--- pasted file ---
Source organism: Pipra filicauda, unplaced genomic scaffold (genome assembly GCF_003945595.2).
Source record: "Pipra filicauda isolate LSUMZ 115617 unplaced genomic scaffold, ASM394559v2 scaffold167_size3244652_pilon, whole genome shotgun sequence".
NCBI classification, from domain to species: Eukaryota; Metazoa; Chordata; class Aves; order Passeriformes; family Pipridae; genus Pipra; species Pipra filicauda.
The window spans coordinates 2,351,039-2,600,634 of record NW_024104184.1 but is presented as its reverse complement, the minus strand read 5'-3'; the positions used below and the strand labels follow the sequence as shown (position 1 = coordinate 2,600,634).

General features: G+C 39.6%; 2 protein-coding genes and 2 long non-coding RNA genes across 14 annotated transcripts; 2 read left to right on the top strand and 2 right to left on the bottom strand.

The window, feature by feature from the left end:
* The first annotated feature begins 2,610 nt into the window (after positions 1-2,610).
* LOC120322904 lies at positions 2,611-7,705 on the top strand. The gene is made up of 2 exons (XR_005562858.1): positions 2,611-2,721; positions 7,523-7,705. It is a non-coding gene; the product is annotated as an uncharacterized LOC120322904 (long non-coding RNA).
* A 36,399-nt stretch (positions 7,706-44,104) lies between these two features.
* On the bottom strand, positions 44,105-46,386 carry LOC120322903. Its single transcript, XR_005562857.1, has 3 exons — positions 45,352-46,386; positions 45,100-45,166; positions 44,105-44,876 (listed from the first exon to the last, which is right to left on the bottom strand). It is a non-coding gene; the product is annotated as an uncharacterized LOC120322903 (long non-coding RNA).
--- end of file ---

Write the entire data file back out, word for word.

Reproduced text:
Source organism: Pipra filicauda, unplaced genomic scaffold (genome assembly GCF_003945595.2).
Source record: "Pipra filicauda isolate LSUMZ 115617 unplaced genomic scaffold, ASM394559v2 scaffold167_size3244652_pilon, whole genome shotgun sequence".
NCBI classification, from domain to species: Eukaryota; Metazoa; Chordata; class Aves; order Passeriformes; family Pipridae; genus Pipra; species Pipra filicauda.
The window spans coordinates 2,351,039-2,600,634 of record NW_024104184.1 but is presented as its reverse complement, the minus strand read 5'-3'; the positions used below and the strand labels follow the sequence as shown (position 1 = coordinate 2,600,634).

General features: G+C 39.6%; 2 protein-coding genes and 2 long non-coding RNA genes across 14 annotated transcripts; 2 read left to right on the top strand and 2 right to left on the bottom strand.

The window, feature by feature from the left end:
* The first annotated feature begins 2,610 nt into the window (after positions 1-2,610).
* LOC120322904 lies at positions 2,611-7,705 on the top strand. The gene is made up of 2 exons (XR_005562858.1): positions 2,611-2,721; positions 7,523-7,705. It is a non-coding gene; the product is annotated as an uncharacterized LOC120322904 (long non-coding RNA).
* A 36,399-nt stretch (positions 7,706-44,104) lies between these two features.
* On the bottom strand, positions 44,105-46,386 carry LOC120322903. Its single transcript, XR_005562857.1, has 3 exons — positions 45,352-46,386; positions 45,100-45,166; positions 44,105-44,876 (listed from the first exon to the last, which is right to left on the bottom strand). It is a non-coding gene; the product is annotated as an uncharacterized LOC120322903 (long non-coding RNA).